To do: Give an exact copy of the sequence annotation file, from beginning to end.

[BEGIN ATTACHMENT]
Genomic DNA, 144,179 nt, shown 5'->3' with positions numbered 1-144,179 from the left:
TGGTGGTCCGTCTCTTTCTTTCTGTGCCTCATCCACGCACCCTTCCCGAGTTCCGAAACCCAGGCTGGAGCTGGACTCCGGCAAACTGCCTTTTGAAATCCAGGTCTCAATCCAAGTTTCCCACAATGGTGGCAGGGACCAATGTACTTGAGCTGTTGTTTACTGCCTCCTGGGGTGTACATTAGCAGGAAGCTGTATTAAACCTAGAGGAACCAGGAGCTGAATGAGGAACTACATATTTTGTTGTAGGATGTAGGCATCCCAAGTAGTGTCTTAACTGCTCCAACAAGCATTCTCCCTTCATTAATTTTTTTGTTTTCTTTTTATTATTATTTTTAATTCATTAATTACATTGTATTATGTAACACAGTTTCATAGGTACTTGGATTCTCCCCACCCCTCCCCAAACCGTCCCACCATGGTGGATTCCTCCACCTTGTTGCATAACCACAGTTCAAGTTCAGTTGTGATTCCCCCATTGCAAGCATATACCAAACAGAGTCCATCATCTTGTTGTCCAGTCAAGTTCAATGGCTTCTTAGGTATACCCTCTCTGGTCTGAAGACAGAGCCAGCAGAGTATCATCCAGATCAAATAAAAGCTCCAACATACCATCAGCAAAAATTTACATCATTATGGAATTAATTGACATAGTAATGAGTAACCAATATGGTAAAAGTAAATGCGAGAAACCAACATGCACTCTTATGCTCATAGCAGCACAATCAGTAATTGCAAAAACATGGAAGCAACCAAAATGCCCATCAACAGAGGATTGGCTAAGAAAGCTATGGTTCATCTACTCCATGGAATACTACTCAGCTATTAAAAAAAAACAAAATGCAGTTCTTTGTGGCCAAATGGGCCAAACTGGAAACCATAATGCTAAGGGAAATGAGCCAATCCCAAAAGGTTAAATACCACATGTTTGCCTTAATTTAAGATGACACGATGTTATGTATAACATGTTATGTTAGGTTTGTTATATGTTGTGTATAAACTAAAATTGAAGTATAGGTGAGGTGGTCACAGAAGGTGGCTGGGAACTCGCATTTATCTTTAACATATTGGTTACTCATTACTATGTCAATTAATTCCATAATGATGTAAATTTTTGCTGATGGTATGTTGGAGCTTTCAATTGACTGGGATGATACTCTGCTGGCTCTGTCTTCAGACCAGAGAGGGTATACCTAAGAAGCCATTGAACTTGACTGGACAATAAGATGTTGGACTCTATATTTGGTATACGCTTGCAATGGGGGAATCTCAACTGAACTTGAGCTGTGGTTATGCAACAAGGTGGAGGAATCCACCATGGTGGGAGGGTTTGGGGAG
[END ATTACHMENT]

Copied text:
Genomic DNA, 144,179 nt, shown 5'->3' with positions numbered 1-144,179 from the left:
TGGTGGTCCGTCTCTTTCTTTCTGTGCCTCATCCACGCACCCTTCCCGAGTTCCGAAACCCAGGCTGGAGCTGGACTCCGGCAAACTGCCTTTTGAAATCCAGGTCTCAATCCAAGTTTCCCACAATGGTGGCAGGGACCAATGTACTTGAGCTGTTGTTTACTGCCTCCTGGGGTGTACATTAGCAGGAAGCTGTATTAAACCTAGAGGAACCAGGAGCTGAATGAGGAACTACATATTTTGTTGTAGGATGTAGGCATCCCAAGTAGTGTCTTAACTGCTCCAACAAGCATTCTCCCTTCATTAATTTTTTTGTTTTCTTTTTATTATTATTTTTAATTCATTAATTACATTGTATTATGTAACACAGTTTCATAGGTACTTGGATTCTCCCCACCCCTCCCCAAACCGTCCCACCATGGTGGATTCCTCCACCTTGTTGCATAACCACAGTTCAAGTTCAGTTGTGATTCCCCCATTGCAAGCATATACCAAACAGAGTCCATCATCTTGTTGTCCAGTCAAGTTCAATGGCTTCTTAGGTATACCCTCTCTGGTCTGAAGACAGAGCCAGCAGAGTATCATCCAGATCAAATAAAAGCTCCAACATACCATCAGCAAAAATTTACATCATTATGGAATTAATTGACATAGTAATGAGTAACCAATATGGTAAAAGTAAATGCGAGAAACCAACATGCACTCTTATGCTCATAGCAGCACAATCAGTAATTGCAAAAACATGGAAGCAACCAAAATGCCCATCAACAGAGGATTGGCTAAGAAAGCTATGGTTCATCTACTCCATGGAATACTACTCAGCTATTAAAAAAAAACAAAATGCAGTTCTTTGTGGCCAAATGGGCCAAACTGGAAACCATAATGCTAAGGGAAATGAGCCAATCCCAAAAGGTTAAATACCACATGTTTGCCTTAATTTAAGATGACACGATGTTATGTATAACATGTTATGTTAGGTTTGTTATATGTTGTGTATAAACTAAAATTGAAGTATAGGTGAGGTGGTCACAGAAGGTGGCTGGGAACTCGCATTTATCTTTAACATATTGGTTACTCATTACTATGTCAATTAATTCCATAATGATGTAAATTTTTGCTGATGGTATGTTGGAGCTTTCAATTGACTGGGATGATACTCTGCTGGCTCTGTCTTCAGACCAGAGAGGGTATACCTAAGAAGCCATTGAACTTGACTGGACAATAAGATGTTGGACTCTATATTTGGTATACGCTTGCAATGGGGGAATCTCAACTGAACTTGAGCTGTGGTTATGCAACAAGGTGGAGGAATCCACCATGGTGGGAGGGTTTGGGGAG